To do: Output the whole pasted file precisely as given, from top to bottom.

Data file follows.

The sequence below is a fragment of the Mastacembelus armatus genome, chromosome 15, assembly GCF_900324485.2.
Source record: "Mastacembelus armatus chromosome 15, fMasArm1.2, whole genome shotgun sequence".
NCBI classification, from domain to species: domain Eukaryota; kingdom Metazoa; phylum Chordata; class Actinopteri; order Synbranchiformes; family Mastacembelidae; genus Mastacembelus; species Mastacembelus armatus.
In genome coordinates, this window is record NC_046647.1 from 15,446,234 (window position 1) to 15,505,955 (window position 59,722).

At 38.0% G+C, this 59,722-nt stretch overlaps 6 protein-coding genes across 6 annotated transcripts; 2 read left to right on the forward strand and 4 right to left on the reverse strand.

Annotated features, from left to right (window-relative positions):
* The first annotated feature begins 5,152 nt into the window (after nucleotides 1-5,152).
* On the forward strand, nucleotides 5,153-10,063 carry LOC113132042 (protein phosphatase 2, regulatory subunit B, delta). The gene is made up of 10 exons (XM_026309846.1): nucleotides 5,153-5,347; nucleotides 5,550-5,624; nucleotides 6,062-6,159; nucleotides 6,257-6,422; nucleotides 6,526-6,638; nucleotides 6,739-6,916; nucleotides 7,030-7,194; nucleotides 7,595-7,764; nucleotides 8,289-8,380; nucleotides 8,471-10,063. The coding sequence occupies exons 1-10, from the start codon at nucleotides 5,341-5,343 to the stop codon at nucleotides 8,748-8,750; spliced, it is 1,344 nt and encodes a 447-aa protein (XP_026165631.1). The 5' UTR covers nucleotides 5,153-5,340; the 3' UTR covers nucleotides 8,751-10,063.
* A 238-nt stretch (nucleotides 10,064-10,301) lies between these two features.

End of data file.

The sequence below is a fragment of the Mastacembelus armatus genome, chromosome 15, assembly GCF_900324485.2.
Source record: "Mastacembelus armatus chromosome 15, fMasArm1.2, whole genome shotgun sequence".
NCBI classification, from domain to species: domain Eukaryota; kingdom Metazoa; phylum Chordata; class Actinopteri; order Synbranchiformes; family Mastacembelidae; genus Mastacembelus; species Mastacembelus armatus.
In genome coordinates, this window is record NC_046647.1 from 15,446,234 (window position 1) to 15,505,955 (window position 59,722).

At 38.0% G+C, this 59,722-nt stretch overlaps 6 protein-coding genes across 6 annotated transcripts; 2 read left to right on the forward strand and 4 right to left on the reverse strand.

Annotated features, from left to right (window-relative positions):
* The first annotated feature begins 5,152 nt into the window (after nucleotides 1-5,152).
* On the forward strand, nucleotides 5,153-10,063 carry LOC113132042 (protein phosphatase 2, regulatory subunit B, delta). The gene is made up of 10 exons (XM_026309846.1): nucleotides 5,153-5,347; nucleotides 5,550-5,624; nucleotides 6,062-6,159; nucleotides 6,257-6,422; nucleotides 6,526-6,638; nucleotides 6,739-6,916; nucleotides 7,030-7,194; nucleotides 7,595-7,764; nucleotides 8,289-8,380; nucleotides 8,471-10,063. The coding sequence occupies exons 1-10, from the start codon at nucleotides 5,341-5,343 to the stop codon at nucleotides 8,748-8,750; spliced, it is 1,344 nt and encodes a 447-aa protein (XP_026165631.1). The 5' UTR covers nucleotides 5,153-5,340; the 3' UTR covers nucleotides 8,751-10,063.
* A 238-nt stretch (nucleotides 10,064-10,301) lies between these two features.